MAPLETON A sand tunnel collapse at the Little Sahara Recreation Area west of Nephi resulted in the death of a 12-year-old Wellington boy Friday evening.
Caleb Williams, of Wellington, Carbon County, went with a Mapleton Boy Scout troop to the popular camping area Friday for a weekend outing, said Juab County Sheriff Alden Orme.
After dinner, the boys were playing in the dunes while the leaders cleaned up. Orme said the Scouts were tunneling horizontally into one of the dunes in wet sand.
Williams was inside the tunnel when it collapsed, Orme said. Some of the Scouts started digging, while others went to get the group's leaders.
Williams was a friend of one of the Scouts, but he wasn't a member of the troop, said Randy Rymer, one of the leaders of the Mapleton LDS 7th Ward Boy Scouts.
Orme said there is virtually no cell-phone service in the area, so an adult from the group drove to the visitors center, about three miles from where the group was camping, to call for help.
Williams was buried about 6 feet under the sand for 30 to 45 minutes before being uncovered.
Orme said both a helicopter and a West Juab ambulance were dispatched to the scene, but the boy died before medical aid arrived.
The troop left the recreation area following the accident, and the boys went home to their families, Rymer said. Troop leaders have contacted LDS Social Services, and counseling will be made available to the boys, he said.
Williams, who had just started seventh grade, was an accomplished wrestler. He was named 2008 Youth Wrestler of the Year by UtahWrestling.org as a sixth-grader at Wellington Elementary School.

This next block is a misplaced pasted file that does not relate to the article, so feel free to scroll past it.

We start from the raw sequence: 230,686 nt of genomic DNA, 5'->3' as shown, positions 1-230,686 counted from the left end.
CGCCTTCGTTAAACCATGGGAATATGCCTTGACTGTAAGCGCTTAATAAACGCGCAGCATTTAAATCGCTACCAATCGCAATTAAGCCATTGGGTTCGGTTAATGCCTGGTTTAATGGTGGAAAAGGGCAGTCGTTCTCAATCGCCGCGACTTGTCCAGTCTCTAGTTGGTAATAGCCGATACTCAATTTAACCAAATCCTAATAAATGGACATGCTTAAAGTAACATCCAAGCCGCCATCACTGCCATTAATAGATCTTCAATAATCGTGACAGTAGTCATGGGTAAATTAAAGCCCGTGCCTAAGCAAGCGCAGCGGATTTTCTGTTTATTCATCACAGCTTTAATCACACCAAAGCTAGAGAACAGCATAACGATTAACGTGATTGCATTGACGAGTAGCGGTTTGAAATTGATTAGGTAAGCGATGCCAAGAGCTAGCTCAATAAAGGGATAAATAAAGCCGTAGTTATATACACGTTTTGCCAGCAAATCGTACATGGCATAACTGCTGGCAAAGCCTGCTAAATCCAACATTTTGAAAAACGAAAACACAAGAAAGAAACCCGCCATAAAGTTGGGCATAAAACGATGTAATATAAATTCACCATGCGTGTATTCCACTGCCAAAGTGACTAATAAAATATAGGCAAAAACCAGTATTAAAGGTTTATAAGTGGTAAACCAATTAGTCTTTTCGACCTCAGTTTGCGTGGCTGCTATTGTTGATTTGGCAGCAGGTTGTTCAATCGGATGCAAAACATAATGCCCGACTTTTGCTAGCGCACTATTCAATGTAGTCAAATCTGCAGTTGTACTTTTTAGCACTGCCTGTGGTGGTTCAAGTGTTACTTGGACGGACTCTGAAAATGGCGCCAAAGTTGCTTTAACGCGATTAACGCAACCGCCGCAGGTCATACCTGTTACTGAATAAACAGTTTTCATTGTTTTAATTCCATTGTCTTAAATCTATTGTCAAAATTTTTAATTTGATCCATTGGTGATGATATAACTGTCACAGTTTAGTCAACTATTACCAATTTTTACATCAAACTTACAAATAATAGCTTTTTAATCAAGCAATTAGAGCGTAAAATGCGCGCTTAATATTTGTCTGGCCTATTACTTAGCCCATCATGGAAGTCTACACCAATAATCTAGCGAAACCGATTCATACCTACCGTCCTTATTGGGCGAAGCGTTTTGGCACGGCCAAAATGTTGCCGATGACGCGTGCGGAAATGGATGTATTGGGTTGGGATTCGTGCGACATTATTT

During the 2007-08 season, he compiled a 152-12 record, winning four state championships and five national titles, according to a press release. Throughout his youth-wrestling career, he won 17 state championships, 32 national titles and 42 All-American finishes.
The boy's death becomes the third youth fatality in the past few years caused by a sand-tunnel collapse at Little Sahara, Orme said. The moist sand changes completely as it dries out, he said, and what may appear to be stable at one moment can change dramatically.
Orme said the 60,000-acre park goes to great lengths to warn visitors of the dangers of tunneling, and the area's Web site contains the missive that "children should be supervised at all times to ensure their safety."
The Little Sahara Recreation Area gets more than 200,000 visitors each year and is very popular with campers and ATV enthusiasts.
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